In the picture above – the Temple in Kaladi, the birthplace of Saint Adi Shankaracharya
„Jagat mithya, brahma satyam”
जगत मिथ्या, ब्रह्मा सत्यम
Means that the world we experience, including tangible scientific conclusions, are essentially illusory. The only original truth that is independent of the mind is brahma – translated as soul, consciousness, language or infinite, eternal, unconditioned mind. Those who insist that history is true and false mythology oppose this non-dualistic sentence of Adi Shankaracharya.
This doctrine of reducing the world to mere illusion, popularly known as Maya Vada, has allowed Shankara to do something extraordinary: unite the earth with various communities and bring together diverse, seemingly incompatible communities – from Buddhists, mimansaki (orthodox devotees of the Vedas) and Vedantins ( later Vedic hermits), to the Shaivas (one of the oldest sects of Hinduism), Vaishnava and Shakti.
Sage in the arena of politics
Shankar’s philosophy is completely Vedic.
Unlike Buddhists and Jainists, he followed the teachings of the Vedas and completely surrendered to his impersonal authority, which made him a devotee. In his comments and monographs he constantly searched for this formless divinity, which is the only reality existing beyond all duality. Many consider this a Buddhist version of the Vedic version, and Shankar is often accused of the hidden Buddhist philosophy – prachanna bauddha -प्रचंणा बौद्ध .
Shankar’s poems also praise several specific divine figures that appear in the Purana scriptures. He paid tribute to Shiva, Vishnu and Shakti in these writings. This makes him – after Vyasa – the first Vedic scholar who openly links Vedic Hinduism with Puranic Hinduism, which several centuries later was presented as a doctrine by other Vedanta teachers such as Ramanuja, Madhva and Vallabha.
With the help of his teachings about formlessness and nothingness, and the illusion of all being, Shankar united many of India’s holy places, creating the pilgrimage routes that defined India as one country. According to the application, he traveled from Kerala to Kashmir, from Pune in contemporary Odessa to the ancient Dwarka in Gujarata, from Shringeri in today’s Karnataka to Badari in Uttarkhand, from Kanchi (Kanchipuram) in Tamil Nadu to Kashi (Varanasi) in Uttar Pradesh, along the himalayan slopes and the rivers Narmada and Ganga and along the east and west coasts.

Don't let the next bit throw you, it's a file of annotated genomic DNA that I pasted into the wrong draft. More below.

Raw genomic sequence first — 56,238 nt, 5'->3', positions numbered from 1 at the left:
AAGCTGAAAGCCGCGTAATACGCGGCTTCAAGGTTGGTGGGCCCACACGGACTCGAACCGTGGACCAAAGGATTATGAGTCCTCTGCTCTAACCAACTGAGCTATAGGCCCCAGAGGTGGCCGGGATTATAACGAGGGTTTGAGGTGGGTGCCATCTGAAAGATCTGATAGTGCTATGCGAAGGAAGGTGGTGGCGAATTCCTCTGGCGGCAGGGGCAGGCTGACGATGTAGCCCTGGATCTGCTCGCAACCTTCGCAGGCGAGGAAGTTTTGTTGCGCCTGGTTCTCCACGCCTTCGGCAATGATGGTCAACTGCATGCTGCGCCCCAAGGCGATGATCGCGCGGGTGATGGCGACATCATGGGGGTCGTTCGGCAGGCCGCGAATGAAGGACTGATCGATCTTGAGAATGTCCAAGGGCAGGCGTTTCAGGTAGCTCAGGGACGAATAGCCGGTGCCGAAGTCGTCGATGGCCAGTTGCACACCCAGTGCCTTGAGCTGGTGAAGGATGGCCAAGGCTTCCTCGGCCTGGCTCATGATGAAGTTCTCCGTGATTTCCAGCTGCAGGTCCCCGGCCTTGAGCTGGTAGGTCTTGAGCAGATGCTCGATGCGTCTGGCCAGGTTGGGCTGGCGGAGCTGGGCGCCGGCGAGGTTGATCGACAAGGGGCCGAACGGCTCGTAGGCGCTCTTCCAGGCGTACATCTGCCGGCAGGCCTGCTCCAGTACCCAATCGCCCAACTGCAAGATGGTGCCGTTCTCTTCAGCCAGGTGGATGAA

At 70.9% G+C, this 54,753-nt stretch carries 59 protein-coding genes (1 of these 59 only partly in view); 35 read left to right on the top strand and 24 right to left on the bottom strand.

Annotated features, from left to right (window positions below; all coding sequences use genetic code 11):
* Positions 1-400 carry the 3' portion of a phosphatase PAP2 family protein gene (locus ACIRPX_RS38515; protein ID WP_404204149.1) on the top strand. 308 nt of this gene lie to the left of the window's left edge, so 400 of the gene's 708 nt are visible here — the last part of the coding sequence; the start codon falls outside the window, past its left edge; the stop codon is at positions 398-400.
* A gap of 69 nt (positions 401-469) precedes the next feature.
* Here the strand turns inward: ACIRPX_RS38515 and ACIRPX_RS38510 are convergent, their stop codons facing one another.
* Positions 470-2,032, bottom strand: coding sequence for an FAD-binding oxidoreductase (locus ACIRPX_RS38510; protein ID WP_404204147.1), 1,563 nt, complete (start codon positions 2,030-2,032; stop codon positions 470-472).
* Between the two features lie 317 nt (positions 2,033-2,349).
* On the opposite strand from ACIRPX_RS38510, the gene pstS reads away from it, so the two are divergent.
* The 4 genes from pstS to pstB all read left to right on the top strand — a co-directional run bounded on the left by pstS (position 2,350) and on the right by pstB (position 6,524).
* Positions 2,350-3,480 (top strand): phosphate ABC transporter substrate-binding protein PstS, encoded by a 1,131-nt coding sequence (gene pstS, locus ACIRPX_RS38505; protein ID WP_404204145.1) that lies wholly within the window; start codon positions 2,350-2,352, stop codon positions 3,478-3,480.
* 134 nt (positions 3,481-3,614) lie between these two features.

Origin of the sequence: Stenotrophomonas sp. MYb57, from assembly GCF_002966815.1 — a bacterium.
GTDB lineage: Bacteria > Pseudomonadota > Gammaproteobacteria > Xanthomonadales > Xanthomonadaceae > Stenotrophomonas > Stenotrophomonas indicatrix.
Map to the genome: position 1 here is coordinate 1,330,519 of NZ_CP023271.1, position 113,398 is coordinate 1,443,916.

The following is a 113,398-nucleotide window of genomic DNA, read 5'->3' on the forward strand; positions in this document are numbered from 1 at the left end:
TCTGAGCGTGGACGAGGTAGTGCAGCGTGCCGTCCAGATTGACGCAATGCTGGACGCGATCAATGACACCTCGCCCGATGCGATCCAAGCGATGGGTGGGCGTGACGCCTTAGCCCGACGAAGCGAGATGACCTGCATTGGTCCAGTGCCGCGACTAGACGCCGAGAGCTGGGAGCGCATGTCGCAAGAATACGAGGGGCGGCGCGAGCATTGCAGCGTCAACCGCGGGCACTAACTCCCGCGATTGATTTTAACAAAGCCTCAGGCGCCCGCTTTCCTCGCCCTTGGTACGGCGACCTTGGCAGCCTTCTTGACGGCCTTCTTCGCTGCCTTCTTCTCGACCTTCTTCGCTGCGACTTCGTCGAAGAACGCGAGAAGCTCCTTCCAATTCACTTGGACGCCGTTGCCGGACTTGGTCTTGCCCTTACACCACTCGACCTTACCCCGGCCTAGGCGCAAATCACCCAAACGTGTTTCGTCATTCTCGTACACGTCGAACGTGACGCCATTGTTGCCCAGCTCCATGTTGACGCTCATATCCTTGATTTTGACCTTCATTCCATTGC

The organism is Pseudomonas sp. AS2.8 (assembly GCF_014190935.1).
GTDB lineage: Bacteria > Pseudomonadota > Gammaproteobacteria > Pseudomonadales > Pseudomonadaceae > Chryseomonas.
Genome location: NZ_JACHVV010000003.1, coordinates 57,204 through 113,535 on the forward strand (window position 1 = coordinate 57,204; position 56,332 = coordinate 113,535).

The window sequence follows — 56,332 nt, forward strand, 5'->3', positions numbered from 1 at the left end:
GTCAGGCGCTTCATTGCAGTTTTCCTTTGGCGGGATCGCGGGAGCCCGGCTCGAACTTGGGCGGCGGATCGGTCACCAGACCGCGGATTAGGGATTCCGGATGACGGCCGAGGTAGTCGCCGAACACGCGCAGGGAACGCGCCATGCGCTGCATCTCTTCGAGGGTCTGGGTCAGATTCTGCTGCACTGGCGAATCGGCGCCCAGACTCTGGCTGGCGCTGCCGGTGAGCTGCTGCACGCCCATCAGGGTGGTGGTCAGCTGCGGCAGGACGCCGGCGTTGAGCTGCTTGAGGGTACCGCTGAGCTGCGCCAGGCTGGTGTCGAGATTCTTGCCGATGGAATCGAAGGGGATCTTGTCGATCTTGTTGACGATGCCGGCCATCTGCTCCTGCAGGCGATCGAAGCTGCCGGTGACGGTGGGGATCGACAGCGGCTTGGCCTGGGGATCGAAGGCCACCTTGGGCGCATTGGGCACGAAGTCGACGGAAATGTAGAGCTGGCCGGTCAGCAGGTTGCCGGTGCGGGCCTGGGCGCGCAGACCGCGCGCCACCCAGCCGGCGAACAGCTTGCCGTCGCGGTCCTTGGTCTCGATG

Shankar was not an ivory philosopher; he was a political sage, engaging and responding to the historical context of his time. Through philosophy, poetry and pilgrim practices, he tried to connect the Indian subcontinent notoriously divided by the newly emerging doctrines and governments of the then rulers.
In his commentary on Brahma Sutra (1.3.33), Adi Shankara remarked, ‘One can say that there has never been a universal ruler, just as he is now’ – his society is fragmented and there is a lack of universal acceptance for the universal mythology of Chakravarti, or omnipresent consciousness existing in both Buddhist, Jainist and Hindu religions.
Most historians agree that Adi Shankaracharya lived in the 8th century, or 1200 years ago – around 1300 years after the Buddha. This period was an important bend in Indian history – between the collapse of the Gupt empire 1500 years ago and the Muslim conquest of South Asia 1000 years ago. Harshavardhan, who ruled Kannauj, died, the Rashtrakut maintained power on both sides of the Narmada River, continuing in wartime relations with the Pratiharami in the north, Palas in the east, and Chalukya in the south of the subcontinent. Regional languages and scripts that are now so well known have not yet appeared. Temples from South India did not have the characteristic gopuram-style gates, Ramayana was not yet translated into Tamil, Jayadeva did not write Gita Govind yet. Adi Shankar traveled all over the country communicating with the only language that connected the intellectual elite of the Earth: Sanskrit.
In order to understand properly the spirit of time, we must feel the fundamental tension of the Indian society then existing between the world sustaining rituals, binding the life of the farm with ritual activities and leaving the ritual, simple hermit life.
Brahmin life vs the life of a hermit
When Alexander of Macedonia invaded India in 327 BC, the Vedic view favored household life, while Buddhism at that time – as well as Jainism and Ajivika – supported the practice of recluses.
In Shankar’s time, the Vedic view was split into Mimansaki’s worldview, which favored the economic life of the brahmins, and the worldview of Vedantik, who protege the hermit’s life.
Many historians and religious scholars agree that this confirms the influence of Buddhism on Vedic science. Forget about the influence of Vedic teachings on Buddhism. Buddha as a hermit teacher was at some point replaced by a Bodhisattva and his feminine form – Tara – who is sympathetic over wisdom.